The central branches of the middle cerebral are the medial and lateral striata arteries. The striata supply the basal ganglia, internal capsule, and thalamus (FitzGerald, 1996). Because they are the main blood supply to the internal capsule, they are called by some the arteries of stroke. When something happens to these arteries, the bottleneck of fibers within the internal capsule can be damaged, causing many disabilities. The striata are very thin arteries and blood pressure within it high. For this reason, they are considered by many to be more vulnerable to hemorrhages than to blockages, although FitzGerald says that occlusion of one of these areteries is the major cause of of classical stroke where pyramidal tract damage results in contralateral hemiplegia.

Other arteries which arise from the internal carotid arteries include the anterior communicating artery and the posterior communicating arteries.

The anterior communicating artery joins the anterior cerebral arteries of each hemisphere together.

The posterior communicating arteries join the middle cerebral arteries to the posterior cerebral arteries, which are part of the basilar artery system.

The Vertebral Artery

Both of the vertebral arteries ascend through the spinal column and enter the brain through the magnum foramen. Once in the brain, they continue to ascend, traveling beside the brain stem. At the lower border of the pons the two vertebral arteries join together to form the basilar artery or vertebro-basilar artery.

The vertebral arteries and the basilar are straight arteries and therefore not as subject to blockages due to the build up of cholesterol as are the internal carotids.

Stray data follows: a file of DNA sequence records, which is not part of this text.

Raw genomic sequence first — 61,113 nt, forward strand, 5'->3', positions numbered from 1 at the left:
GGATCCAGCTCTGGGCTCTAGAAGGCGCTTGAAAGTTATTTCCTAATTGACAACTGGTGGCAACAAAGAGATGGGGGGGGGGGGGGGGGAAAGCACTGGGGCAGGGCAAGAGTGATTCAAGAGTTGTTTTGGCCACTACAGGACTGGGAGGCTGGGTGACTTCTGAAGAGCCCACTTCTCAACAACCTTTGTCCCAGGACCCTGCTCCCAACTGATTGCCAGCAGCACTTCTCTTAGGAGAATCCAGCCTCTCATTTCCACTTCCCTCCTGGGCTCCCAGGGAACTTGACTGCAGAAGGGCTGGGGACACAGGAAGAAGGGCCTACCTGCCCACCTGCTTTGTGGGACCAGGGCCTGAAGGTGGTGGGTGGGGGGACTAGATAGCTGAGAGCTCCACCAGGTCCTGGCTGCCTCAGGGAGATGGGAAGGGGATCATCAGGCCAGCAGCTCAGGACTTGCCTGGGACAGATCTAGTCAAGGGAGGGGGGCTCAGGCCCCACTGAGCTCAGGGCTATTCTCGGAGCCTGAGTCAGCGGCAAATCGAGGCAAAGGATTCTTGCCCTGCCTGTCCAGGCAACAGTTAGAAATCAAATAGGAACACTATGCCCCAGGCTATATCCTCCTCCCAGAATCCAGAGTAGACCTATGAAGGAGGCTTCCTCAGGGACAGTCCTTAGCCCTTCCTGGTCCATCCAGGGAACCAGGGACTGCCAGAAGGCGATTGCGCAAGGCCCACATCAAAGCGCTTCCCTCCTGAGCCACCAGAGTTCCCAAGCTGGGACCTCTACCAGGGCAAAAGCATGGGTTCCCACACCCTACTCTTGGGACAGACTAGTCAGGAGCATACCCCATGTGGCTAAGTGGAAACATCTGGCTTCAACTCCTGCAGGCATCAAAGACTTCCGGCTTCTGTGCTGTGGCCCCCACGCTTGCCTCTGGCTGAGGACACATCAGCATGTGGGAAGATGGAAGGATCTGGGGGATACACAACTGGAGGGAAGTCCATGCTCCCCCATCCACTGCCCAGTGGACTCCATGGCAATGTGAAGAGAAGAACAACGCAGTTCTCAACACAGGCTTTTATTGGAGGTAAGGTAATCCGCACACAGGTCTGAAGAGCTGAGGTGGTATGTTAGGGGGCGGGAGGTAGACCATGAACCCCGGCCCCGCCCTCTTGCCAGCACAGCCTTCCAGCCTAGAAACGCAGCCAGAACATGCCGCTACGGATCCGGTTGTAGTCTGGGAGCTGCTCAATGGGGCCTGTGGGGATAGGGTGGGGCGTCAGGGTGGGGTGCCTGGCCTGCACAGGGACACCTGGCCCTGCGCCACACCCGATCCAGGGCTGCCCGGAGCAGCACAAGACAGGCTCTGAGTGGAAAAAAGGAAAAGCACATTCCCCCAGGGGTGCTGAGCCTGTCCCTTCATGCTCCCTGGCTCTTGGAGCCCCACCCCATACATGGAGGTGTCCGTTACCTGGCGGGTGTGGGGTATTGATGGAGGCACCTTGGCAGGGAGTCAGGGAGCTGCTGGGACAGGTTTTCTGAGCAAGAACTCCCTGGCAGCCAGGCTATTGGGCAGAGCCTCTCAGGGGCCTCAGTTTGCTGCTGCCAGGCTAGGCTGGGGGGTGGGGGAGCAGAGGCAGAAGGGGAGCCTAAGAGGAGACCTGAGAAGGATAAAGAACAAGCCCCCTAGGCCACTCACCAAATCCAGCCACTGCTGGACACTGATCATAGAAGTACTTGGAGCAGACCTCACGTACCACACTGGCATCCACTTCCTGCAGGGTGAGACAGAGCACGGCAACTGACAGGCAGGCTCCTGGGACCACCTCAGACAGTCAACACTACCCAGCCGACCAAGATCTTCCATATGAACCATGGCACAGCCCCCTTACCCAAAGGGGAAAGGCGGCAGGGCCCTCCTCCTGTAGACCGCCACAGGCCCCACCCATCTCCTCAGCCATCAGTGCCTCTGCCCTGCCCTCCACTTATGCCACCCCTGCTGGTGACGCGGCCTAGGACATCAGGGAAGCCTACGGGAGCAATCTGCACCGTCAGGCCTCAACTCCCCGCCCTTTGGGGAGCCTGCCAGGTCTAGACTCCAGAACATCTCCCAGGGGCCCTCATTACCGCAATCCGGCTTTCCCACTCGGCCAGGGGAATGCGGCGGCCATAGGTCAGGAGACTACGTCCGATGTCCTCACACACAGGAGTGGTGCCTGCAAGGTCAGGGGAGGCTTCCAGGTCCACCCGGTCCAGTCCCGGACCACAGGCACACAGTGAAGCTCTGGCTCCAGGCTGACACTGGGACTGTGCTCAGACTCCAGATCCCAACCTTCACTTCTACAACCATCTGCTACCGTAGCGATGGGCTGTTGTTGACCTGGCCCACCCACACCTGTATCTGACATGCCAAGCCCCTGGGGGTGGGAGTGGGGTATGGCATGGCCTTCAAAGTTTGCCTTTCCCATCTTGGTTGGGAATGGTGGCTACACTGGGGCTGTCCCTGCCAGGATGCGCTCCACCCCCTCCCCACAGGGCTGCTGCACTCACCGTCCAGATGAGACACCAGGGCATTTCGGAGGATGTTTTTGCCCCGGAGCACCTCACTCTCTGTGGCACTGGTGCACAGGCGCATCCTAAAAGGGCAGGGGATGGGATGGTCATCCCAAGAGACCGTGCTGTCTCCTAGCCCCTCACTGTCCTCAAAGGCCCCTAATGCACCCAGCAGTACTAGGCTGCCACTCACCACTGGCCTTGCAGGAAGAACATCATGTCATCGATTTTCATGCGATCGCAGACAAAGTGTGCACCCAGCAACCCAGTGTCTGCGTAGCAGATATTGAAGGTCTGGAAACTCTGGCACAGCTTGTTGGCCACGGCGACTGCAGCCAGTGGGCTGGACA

The posterior inferior cerebellar not only supply the cerebellum but take blood to the lateral medulla. Anterior and posterior spinal arteries the ventral and dorsal medulla, respectively (FitzGerald 1996). The three arteries are branches of the vertebral.

The side of the pons and the cerebellum receive blood from the anterior inferior cerebellar artery and the superior cerebellar artery. These arteries are branches of the basilar. The anterior inferior cerebellar artery also has a branch, the labyrinthine artery, that supplies the inner ear. The basilar also gives off about twelve pontine arteries that supply the medial pons (FitzGerald, 1996).

At the superior border of the pons, the basilar artery divides to form the two posterior cerebral arteries.

Before the basilar artery divides, several other arteries arise from it. These include the anterior, inferior, and posterior cerebellar arteries as well as pontine branches. So, the cerebellum and pons are supplied by branches of the basilar.

The posterior cerebral arteries supply the part of the brain found in the posterior fossa of the skull, including the medial area of the occipital lobes and the inferior aspects of the temporal lobes. They also supply the midbrain and deliver blood to the thalamus and some other subcortical structures. Blockages in this artery can affect the sense of smell, and cause cranial nerve damage, as well as visual problems, including visual agnosia, hemianopsia and alexia.

The choroidal arteries, which arise both from the divisions of the internal carotid arteries and from the basilar system, supply blood to the choriod plexuses and also to the hippocampus. Blockages in these arteries can affect the production of cerebrospinal fluid and can also cause memory problems. Below is a graphic image of the circle of Willis. Open the link to visualize some of the vascular problems that can occur.

The Circle of Willis

The Circle of Willis or the Circulus Arteriosus is the main arterial anastomatic trunk of the brain. According to Bhatnagar and Andy, 1995, anastomosis occurs when blood vessels bring blood to one spot from which it is then redistributed. The Circle of Willis is a point where the blood carried by the two internal carotids and the basilar system comes together and then is redistributed by the anterior, middle, and posterior cerebral arteries.